As Dublin installed more and more fiber in its conduits, it began doing capacity-sharing deals other public and public-private entities. DubLink now interconnects with Columbus FiberNet, which reaches the state capital and four other cities in the metro area. It partners with the Ohio Supercomputer Center (OSC), carrying some of the traffic on OSC's 1,600-mile fiber backbone. In return, the OSC and Dublin joined forces to create the Central Ohio Research Network (CORN), a fiber infrastructure connecting governments, schools and businesses to Ohio colleges, universities, research institutes and Federal labs. Other fiber transport partnerships include Central Ohio Broadband, linking with other cities that have developed fiber networks, and agreements with two carrier hotels in Columbus to exchange traffic in return for giving DubLink customers connection to global carriers. A Dublin nonprofit, the Online Computer Library Center, was granted two fibers on the DubLink network, and uses them to help provide research services to nearly 70,000 libraries in 112 countries.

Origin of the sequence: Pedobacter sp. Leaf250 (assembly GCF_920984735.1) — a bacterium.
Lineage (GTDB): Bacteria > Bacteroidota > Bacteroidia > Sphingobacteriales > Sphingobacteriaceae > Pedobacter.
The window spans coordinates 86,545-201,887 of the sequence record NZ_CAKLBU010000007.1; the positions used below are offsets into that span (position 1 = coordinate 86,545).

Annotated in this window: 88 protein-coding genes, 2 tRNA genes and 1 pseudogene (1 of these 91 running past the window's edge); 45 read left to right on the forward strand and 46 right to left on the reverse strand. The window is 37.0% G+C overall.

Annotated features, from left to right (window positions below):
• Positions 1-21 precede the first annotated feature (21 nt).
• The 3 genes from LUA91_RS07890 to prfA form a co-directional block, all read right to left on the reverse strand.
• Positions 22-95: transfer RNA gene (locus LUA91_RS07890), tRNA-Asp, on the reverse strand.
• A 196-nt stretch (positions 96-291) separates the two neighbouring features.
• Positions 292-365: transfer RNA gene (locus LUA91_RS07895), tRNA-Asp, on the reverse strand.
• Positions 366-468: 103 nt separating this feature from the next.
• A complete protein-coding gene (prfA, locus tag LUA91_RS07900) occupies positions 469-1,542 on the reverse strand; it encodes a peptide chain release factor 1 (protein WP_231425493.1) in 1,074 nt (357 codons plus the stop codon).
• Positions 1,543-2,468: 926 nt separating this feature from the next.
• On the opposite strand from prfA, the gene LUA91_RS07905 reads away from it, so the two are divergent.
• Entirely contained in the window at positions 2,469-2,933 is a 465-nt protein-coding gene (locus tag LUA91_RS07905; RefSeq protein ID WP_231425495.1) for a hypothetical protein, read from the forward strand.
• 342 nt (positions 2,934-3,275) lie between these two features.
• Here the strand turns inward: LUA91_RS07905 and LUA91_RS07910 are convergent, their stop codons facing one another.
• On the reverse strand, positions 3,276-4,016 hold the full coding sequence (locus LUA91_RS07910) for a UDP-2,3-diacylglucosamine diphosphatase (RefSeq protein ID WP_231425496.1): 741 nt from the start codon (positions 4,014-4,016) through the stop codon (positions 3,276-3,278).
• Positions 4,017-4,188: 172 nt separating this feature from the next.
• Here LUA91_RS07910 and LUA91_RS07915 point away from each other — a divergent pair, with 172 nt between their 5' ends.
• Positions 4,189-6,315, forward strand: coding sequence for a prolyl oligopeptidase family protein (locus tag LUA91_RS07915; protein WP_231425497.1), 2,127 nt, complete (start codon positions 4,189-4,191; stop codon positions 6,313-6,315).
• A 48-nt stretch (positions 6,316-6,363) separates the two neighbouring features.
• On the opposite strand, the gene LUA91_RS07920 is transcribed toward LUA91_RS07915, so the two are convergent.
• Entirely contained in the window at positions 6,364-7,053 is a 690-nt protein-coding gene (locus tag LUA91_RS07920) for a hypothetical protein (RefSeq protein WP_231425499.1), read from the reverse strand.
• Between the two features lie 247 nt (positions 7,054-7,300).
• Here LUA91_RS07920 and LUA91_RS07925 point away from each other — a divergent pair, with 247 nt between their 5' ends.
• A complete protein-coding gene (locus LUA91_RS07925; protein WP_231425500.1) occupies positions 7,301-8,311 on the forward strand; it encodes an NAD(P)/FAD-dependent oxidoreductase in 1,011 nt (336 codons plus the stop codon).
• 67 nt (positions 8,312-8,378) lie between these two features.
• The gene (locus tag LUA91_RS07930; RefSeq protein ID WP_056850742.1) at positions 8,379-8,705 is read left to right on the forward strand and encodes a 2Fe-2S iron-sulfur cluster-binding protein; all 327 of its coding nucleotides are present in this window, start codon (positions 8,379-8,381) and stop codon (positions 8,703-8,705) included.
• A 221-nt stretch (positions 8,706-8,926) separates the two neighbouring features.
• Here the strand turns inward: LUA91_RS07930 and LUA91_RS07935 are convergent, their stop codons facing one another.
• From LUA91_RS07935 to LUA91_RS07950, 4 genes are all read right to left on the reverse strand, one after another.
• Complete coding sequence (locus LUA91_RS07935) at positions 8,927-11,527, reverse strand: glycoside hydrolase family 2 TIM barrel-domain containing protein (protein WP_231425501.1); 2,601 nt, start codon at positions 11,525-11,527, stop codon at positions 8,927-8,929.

This “invisible infrastructure” has had major positive impacts on the community. CORN allows schools, businesses and institutions to explore experimental networking technologies through Internet2, where the next generation of commercial networking technologies is taking shape. An annual Ohio Supercomputer Center project uses videoconferencing to bring together thousands of elementary and secondary school students for an all-day learning conference. DubLink is used to deliver robust e-government services, from online registration for classes, tax filing and permits to remote attendance at City Council meetings. The city also partners with state government to promote OhioMeansJobs, a career Web site currently hosting 8 million resumes and hundreds of job openings.
Dublin developed a city-center WiFi network, which uses DubLink as its backbone. It has now budgeted for expansion to cover the entire city. In this public-private venture, Dublin contributes its infrastructure (network and hotspots on city property) and a private company, HighSpeedAir, provides services. The city uses the network for mobile computing by its first responders and field staff, fleet monitoring of snow plows and other city vehicles, and video monitoring of traffic. It is also used to support city-sponsored cultural events, like the Dublin Irish Festival weekends and the Jack Nicklaus' PGA Memorial Tournament. And HighSpeedAir markets access to small businesses through corporate buildings and office parks.